Welcome to My Place . . . Dubai

Lisa O’Donohue recommends a desert camping trip, hot falafels, a dancing fountain and historic markets in her adopted city

Lisa Donohue in Dubai

Lisa Donohue in Dubai

 

After moving to Dubai in the United Arab Emirates in December 2015, Lisa O’Donohue immersed herself in the Dubai-Irish community. Although she is now a member of the Dubai Celts GAA Club, she never played Gaelic football until she moved to the desert, 8,000km away from her hometown of Galway. The 25-year-old, who works in marketing, recently represented Dubai in the Rose of Tralee.

Crossing Dubai Creek in an abra boat. Photograph: Getty Images
Crossing Dubai Creek in an abra boat. Photograph: Getty Images

Where is the first place you bring people when they’re visiting?

Anyone who visits me will be ushered to Old Dubai within the first few days of their trip. It is a rich cultural oasis in a city that is more often known for its glamorous, cosmopolitan way of life. Winding streets filled with the aromas of fresh spices, traditional abras to carry you across the creek, and bustling market stalls each promising a better bargain than the last. This part of Dubai is immersed in traditional Arabic charm.

Lisa Donohue and friends at the top of Jebel Jais, the highest point of the UAE situated in the Emirate of Ras al Khaimah, an hour outside of Dubai.
Lisa Donohue and friends at the top of Jebel Jais, the highest point of the UAE situated in the Emirate of Ras al Khaimah, an hour outside of Dubai

The top three things to do in Dubai that don’t cost money are . . .

Although Dubai can be an expensive place to visit, there are plenty of things to do and see here that won’t make your eyes pop and your purse flop. I found it difficult to narrow it down to just three.

1. Wander around Al Bastakiya’s enchanting streets that date back to the 1800s

2. Watch the world-famous dancing fountain show that takes place in front of the world’s tallest building, the Burj Khalifa

3. Embrace the local landscape and go camping in the desert

Where do you recommend for a great meal that gives a flavour of Dubai?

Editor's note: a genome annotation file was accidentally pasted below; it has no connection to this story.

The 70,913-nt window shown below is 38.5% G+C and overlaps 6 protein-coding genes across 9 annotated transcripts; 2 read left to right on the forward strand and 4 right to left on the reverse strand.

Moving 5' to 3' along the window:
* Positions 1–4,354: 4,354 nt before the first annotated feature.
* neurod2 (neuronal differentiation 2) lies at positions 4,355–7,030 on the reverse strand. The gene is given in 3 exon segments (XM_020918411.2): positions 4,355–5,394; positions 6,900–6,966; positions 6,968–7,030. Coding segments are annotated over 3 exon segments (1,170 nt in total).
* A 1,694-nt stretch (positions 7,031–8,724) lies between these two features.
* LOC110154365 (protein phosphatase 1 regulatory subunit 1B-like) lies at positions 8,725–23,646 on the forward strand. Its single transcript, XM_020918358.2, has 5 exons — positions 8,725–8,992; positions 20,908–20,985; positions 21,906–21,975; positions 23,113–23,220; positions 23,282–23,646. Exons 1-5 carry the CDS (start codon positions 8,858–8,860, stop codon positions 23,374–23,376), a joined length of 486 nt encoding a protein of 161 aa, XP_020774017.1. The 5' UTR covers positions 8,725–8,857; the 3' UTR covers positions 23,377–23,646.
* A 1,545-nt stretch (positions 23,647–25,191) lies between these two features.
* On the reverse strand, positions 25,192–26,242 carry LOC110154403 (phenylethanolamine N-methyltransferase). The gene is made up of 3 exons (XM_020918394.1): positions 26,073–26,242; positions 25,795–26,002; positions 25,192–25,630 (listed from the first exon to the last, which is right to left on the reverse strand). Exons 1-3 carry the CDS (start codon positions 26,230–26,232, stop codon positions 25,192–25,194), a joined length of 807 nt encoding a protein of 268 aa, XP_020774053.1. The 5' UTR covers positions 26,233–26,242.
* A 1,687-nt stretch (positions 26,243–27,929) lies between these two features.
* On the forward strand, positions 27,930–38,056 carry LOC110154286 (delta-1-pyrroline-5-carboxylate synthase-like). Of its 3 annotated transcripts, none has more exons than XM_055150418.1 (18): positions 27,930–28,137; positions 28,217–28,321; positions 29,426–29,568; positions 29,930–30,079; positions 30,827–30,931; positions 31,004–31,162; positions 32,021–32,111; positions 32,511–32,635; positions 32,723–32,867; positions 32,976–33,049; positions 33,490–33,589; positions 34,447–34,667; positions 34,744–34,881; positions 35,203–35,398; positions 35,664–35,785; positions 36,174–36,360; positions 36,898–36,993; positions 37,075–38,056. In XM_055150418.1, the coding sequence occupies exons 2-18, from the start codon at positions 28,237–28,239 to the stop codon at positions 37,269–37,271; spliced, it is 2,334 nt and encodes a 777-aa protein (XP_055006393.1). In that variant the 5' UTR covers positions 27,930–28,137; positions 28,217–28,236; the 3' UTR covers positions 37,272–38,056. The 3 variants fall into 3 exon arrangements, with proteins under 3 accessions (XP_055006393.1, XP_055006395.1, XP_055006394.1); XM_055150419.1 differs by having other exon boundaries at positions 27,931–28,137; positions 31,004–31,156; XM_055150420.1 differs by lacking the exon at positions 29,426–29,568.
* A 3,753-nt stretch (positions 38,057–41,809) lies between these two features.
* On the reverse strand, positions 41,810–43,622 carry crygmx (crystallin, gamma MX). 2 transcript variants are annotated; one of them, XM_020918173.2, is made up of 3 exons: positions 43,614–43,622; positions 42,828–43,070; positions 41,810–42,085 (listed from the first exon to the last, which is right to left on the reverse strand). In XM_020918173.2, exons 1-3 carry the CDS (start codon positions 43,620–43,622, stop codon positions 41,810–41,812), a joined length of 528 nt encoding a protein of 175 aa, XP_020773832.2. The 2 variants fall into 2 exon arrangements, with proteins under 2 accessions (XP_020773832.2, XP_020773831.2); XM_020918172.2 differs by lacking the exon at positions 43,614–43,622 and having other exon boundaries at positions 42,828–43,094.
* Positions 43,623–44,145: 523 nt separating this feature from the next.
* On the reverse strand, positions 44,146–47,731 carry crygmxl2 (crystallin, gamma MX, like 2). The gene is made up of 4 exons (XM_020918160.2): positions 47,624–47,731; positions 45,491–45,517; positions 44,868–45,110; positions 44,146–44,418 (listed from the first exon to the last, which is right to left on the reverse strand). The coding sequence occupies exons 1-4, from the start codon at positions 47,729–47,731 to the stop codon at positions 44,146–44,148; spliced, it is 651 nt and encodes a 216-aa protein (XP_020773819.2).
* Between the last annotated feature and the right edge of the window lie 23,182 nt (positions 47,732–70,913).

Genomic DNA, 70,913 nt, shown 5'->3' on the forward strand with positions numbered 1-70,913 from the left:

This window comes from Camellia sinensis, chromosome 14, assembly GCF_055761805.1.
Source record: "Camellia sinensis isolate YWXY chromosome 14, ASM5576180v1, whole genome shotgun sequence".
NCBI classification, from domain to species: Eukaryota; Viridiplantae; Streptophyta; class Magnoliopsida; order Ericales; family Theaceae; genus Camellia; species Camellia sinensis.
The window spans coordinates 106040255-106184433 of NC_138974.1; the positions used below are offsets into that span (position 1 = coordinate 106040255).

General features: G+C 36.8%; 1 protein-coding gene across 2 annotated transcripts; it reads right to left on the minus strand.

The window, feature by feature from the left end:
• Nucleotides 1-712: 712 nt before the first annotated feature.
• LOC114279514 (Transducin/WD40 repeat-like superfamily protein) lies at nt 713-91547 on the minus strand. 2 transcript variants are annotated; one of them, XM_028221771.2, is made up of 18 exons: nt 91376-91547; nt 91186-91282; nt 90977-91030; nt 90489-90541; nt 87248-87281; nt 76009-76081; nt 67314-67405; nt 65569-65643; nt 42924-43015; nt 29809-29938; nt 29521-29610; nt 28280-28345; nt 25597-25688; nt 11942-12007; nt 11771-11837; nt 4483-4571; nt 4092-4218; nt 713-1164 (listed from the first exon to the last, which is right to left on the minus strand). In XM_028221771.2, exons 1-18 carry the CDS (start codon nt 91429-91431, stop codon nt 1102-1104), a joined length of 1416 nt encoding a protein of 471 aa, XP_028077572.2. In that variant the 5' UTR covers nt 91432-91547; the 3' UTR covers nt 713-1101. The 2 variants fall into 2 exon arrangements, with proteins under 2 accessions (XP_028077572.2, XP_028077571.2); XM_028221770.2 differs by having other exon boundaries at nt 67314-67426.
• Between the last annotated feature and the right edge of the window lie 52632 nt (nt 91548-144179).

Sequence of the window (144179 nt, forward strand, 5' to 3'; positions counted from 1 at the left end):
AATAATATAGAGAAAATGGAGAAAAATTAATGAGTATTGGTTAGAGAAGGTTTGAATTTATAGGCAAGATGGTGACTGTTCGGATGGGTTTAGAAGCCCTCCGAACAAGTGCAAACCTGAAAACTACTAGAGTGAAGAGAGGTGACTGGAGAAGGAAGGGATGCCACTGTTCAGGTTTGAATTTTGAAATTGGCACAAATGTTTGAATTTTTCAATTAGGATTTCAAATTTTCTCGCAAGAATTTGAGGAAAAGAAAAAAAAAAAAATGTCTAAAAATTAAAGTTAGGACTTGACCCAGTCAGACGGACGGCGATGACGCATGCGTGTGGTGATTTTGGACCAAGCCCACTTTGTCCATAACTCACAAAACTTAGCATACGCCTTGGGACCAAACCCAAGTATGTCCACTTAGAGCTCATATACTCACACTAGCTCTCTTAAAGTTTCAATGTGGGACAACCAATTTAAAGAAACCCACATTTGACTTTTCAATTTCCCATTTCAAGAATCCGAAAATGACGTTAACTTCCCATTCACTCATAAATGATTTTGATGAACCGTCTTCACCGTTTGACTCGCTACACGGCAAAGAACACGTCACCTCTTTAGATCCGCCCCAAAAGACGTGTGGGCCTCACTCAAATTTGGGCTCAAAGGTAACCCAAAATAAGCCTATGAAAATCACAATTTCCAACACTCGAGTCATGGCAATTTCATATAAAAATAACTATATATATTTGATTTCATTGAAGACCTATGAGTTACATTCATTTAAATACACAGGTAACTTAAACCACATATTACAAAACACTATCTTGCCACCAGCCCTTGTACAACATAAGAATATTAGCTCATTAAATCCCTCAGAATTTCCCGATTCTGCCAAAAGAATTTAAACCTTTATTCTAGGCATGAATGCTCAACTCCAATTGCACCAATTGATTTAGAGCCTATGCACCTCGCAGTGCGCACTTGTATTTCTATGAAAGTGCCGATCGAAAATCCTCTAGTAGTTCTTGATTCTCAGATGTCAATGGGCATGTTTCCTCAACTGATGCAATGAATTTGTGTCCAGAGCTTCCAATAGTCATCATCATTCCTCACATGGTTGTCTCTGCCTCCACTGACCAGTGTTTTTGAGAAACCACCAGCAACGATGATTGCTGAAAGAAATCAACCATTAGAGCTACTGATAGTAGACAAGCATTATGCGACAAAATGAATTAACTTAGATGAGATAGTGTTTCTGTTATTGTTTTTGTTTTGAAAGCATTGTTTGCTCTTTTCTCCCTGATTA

Living in a city where there are more expats than locals, we are exposed to so many cultures and their traditional foods. Fresh falafel and Arabic bread baked on the walls of hot stone ovens are foods that you indulge in when experiencing a desert safari (or if you want a flavour of India and Pakistan, the unassuming Ravi’s is your place to go).

Dubai old town souk. Photograph: Getty Images
Dubai old town souk. Photograph: Getty Images

Where is the best place to get a sense of Dubai’s place in history?

The Dubai Museum is located in Al Fahidi Fort, an old defence fort that was renovated to showcase Dubai’s history. Transitioning from a small fishing village into one of the world’s largest cities, the history of the Emirate of Dubai is a fascinating one.

What should visitors save room for in their suitcase after a visit to Dubai?

There are beautiful little gold or silver necklaces on which your name, or a word of your choice, is displayed in Arabic. I still haven’t bought one yet, but it’s definitely on my list before I eventually move home to Ireland.

If you’d like to share your little black book of places to visit where you live, please email your answers to the five questions above to abroad@irishtimes.com, including a brief description of what you do there and a photograph of yourself. We’d love to hear from you.

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